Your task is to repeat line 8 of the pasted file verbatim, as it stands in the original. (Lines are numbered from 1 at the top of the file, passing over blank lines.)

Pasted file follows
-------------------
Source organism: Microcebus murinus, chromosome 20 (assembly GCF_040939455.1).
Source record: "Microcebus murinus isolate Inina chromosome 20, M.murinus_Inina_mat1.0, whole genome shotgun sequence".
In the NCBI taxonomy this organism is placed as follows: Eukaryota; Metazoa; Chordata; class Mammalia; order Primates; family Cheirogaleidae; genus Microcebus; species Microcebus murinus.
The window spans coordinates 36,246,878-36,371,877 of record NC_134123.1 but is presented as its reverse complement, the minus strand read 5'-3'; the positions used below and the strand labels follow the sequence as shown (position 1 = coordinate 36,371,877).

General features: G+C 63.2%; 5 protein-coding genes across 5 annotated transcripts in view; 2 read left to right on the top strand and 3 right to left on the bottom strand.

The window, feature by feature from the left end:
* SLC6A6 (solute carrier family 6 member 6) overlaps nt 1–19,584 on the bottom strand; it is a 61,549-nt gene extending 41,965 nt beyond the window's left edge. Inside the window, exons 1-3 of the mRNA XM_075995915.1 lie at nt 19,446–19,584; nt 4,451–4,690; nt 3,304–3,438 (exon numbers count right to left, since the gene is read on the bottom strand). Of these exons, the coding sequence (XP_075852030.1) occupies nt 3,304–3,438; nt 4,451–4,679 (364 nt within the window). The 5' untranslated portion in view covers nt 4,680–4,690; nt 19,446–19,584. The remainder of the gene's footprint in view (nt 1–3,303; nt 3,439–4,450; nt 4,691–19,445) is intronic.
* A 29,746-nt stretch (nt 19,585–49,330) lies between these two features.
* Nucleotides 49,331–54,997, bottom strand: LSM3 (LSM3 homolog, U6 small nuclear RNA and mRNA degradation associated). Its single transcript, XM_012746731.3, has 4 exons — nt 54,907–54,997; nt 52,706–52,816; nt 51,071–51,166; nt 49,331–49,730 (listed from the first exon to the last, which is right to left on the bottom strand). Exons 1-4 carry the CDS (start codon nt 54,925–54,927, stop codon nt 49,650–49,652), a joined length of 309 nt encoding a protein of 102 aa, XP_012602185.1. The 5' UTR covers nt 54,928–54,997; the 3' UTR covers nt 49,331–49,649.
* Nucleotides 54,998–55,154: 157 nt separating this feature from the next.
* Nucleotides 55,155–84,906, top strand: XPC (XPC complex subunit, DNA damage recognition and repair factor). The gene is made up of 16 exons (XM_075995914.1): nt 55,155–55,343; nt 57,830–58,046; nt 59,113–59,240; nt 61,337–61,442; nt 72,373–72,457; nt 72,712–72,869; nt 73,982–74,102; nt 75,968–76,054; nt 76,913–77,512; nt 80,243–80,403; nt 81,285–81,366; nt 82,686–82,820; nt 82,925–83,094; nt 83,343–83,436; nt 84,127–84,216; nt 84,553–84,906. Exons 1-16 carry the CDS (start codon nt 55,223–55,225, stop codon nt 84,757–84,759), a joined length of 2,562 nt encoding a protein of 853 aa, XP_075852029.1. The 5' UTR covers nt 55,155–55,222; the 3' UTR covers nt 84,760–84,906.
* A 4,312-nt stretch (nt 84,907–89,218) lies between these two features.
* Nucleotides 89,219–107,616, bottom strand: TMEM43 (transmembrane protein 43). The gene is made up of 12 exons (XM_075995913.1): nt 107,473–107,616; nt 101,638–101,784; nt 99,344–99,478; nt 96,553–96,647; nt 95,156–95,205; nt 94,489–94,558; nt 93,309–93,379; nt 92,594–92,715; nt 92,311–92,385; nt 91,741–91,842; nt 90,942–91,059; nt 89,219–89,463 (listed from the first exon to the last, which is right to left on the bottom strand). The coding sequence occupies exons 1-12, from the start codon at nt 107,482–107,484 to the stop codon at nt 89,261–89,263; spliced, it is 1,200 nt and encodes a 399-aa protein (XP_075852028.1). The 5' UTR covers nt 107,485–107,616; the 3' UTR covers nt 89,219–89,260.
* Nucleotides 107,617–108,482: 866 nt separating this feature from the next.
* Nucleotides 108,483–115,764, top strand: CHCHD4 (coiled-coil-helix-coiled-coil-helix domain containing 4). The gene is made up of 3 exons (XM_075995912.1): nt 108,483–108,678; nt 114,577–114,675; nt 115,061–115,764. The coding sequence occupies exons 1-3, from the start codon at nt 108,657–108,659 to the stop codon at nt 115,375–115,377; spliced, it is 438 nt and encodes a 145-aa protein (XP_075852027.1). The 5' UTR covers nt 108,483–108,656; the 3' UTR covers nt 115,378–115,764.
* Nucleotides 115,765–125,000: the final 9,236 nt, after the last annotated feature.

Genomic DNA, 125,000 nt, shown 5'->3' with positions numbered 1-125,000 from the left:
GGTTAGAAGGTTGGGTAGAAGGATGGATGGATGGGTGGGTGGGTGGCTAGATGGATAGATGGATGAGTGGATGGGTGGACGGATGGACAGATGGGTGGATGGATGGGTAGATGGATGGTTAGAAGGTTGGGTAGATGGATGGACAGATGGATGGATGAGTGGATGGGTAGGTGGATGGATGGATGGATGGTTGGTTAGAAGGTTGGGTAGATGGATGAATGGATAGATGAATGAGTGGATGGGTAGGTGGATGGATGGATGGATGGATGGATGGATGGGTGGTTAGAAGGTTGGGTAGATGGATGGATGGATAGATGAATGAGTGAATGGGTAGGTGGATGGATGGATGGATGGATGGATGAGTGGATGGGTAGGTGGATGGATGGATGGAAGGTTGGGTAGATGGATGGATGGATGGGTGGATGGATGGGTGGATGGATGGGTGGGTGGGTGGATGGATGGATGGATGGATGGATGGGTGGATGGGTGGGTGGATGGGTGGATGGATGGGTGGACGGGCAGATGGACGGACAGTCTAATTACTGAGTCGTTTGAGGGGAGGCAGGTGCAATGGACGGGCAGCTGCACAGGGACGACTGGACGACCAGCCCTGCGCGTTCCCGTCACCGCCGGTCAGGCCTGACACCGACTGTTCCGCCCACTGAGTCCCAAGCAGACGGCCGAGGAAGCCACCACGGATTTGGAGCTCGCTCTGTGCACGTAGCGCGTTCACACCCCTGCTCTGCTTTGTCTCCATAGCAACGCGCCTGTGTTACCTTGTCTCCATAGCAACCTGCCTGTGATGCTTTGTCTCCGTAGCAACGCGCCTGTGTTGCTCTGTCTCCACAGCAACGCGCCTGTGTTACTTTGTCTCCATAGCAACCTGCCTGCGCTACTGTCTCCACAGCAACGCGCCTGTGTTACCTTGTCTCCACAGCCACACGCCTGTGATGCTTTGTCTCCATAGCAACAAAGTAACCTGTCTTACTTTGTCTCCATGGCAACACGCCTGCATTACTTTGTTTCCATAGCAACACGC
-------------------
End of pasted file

* A 29,746-nt stretch (nt 19,585–49,330) lies between these two features.